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Winnipeg Pride parade steers clear of politics

Canada's first Pride fest of 2010 prefers to party

Drag queens Pictoria Secrete (Brent Young) and Gloria Hole (Bob Burgess).

As Toronto Pride explodes into a deepening identity crisis, queers in Winnipeg proved they just wanna have fun.

Canada’s Pride season kicked off Sunday with the biggest, gayest party Manitoba’s capital has ever seen. The only casualty was politics.

“Winnipeg is the human rights capital of the world,” announced the city’s charmingly hyperbolic former mayor, Glen Murray, who spoke to a crowd of 5,000 on the steps of the Manitoba Legislature and served as grand marshal of the parade. “A strong, powerful message from Winnipeg is emanating across the world.”

But if queers in other parts of the world — or even other parts of Canada — aren’t as fortunate as those in the so-called Pride of the Prairies, no one breathed a word or waved a sign about it at Winnipeg Pride. The only hint of politics at the event, besides the participation of some local politicians, came from a few student activists handing out buttons calling on Health Canada to lift the ban on gay blood and a small band of black-hooded anarchists with signs saying “Fuck the police.”

Unlike in Toronto, Winnipeg parade-goers weren’t confronted by groups like Queers Against Israeli Apartheid, forcing marchers to debate the future of the gay rights movement.

But no one seemed to care.

DYKE POWER

Jess Leppik, Lauren Bosc, Joey Lowen (photo by sarah.k)

This year’s Winnipeg Pride festival celebrated many firsts — first major bank sponsor (TD), first beer tent and first time at the Forks.

It also got its first-ever Dyke March.

About 100 queer women and their fans answered a grassroots call from Jess Leppik, Joey Lowen and Lauren Bosc, who started a Facebook group called Winnipeg Dyke March and turned it into a short parade down a sidewalk in West Broadway. (The organizers, who didn’t bother to get a parade permit, encouraged participants to stay off the street.)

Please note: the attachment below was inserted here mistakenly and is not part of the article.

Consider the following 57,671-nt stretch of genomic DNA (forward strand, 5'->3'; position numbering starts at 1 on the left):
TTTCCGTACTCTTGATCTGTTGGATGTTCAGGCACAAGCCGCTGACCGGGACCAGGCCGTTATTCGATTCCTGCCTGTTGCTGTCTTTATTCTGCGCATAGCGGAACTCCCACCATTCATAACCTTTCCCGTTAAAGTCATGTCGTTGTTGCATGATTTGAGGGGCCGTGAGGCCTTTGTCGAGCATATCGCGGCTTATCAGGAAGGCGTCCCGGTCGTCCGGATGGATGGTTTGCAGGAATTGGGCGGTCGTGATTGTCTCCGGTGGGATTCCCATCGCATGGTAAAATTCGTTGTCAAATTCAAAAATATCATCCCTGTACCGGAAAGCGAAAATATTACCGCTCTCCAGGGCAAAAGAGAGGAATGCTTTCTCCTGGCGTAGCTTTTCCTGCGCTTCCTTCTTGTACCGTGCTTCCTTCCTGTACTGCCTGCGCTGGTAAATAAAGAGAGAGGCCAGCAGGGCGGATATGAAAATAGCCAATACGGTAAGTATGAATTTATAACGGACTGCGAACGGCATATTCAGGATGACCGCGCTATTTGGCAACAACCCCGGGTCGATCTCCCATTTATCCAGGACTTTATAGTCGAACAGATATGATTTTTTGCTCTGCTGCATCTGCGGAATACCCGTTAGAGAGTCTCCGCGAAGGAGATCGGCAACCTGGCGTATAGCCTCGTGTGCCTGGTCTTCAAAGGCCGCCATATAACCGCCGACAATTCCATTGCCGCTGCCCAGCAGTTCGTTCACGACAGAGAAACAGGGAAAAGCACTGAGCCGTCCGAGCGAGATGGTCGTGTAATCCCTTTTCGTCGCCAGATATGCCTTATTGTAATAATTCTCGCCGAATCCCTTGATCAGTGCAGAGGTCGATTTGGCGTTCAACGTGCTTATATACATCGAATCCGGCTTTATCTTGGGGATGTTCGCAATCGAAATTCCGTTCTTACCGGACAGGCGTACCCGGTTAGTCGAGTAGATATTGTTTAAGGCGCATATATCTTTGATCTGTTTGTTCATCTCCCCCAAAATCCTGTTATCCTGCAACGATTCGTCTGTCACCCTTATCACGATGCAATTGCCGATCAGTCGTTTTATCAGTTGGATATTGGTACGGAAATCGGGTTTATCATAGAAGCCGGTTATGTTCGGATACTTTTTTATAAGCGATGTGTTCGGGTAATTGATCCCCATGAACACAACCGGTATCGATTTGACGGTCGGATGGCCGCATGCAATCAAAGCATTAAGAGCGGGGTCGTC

“All of us are creating change just by being here,” Leppik told the crowd. “We are a vision of what community looks like. It goes without saying that this will not be the last Dyke March.”

Winnipeg Pride organizers promised a “bigger, better Pride” — and they delivered. By the time marchers and floats arrived at the city’s Forks meeting ground for an outdoor concert headlined by pop diva Deborah Cox, local media estimated the crowd at 10,000. For a couple of hours, the festival was reminiscent of Pride at Toronto’s Church and Wellesley — packed. Winnipeg Pride’s first-ever beer tent was so stuffed with queers sipping on specially brewed “Queer Beer” there was a never-ending lineup of people waiting to get in.

“It’s an amazing day,” exclaimed Gina McKay, who said she and a few others “condom-blitzed” the parade with 8,000 safe-sex kits — 3,000 more kits than last year.

“It’s perfection,” added Susan Livingston, who promoted “passion parties” for her business, Sugar Passions, at the Pride community fair and raved about how “receptive” everyone was to her sex toys.

Livingston said she liked having the festival at the Forks rather than under the shadow of the Legislature, like in previous years. “It’s a political building, so there was always a cloud over it,” she said. “Here, there’s a freer atmosphere.”

The hot sun burned many careless party-goers, but the only rumblings of discontent were about the shortened parade route that — for the first time in many years — avoided the famous intersection of Portage and Main.

“I would have liked a longer parade,” said Stuart Desnomie, who echoed the sentiments of many others around him. “This year it seemed a little too short.”

Not everyone minded, though. Drag queen Brent Young, aka Pictoria Secrete, said it was a welcome relief for those who had to endure the march in high heels.

“It’s kind of nice we didn’t have to go as far,” said Young, “but I hope it goes back to the longer route next year.”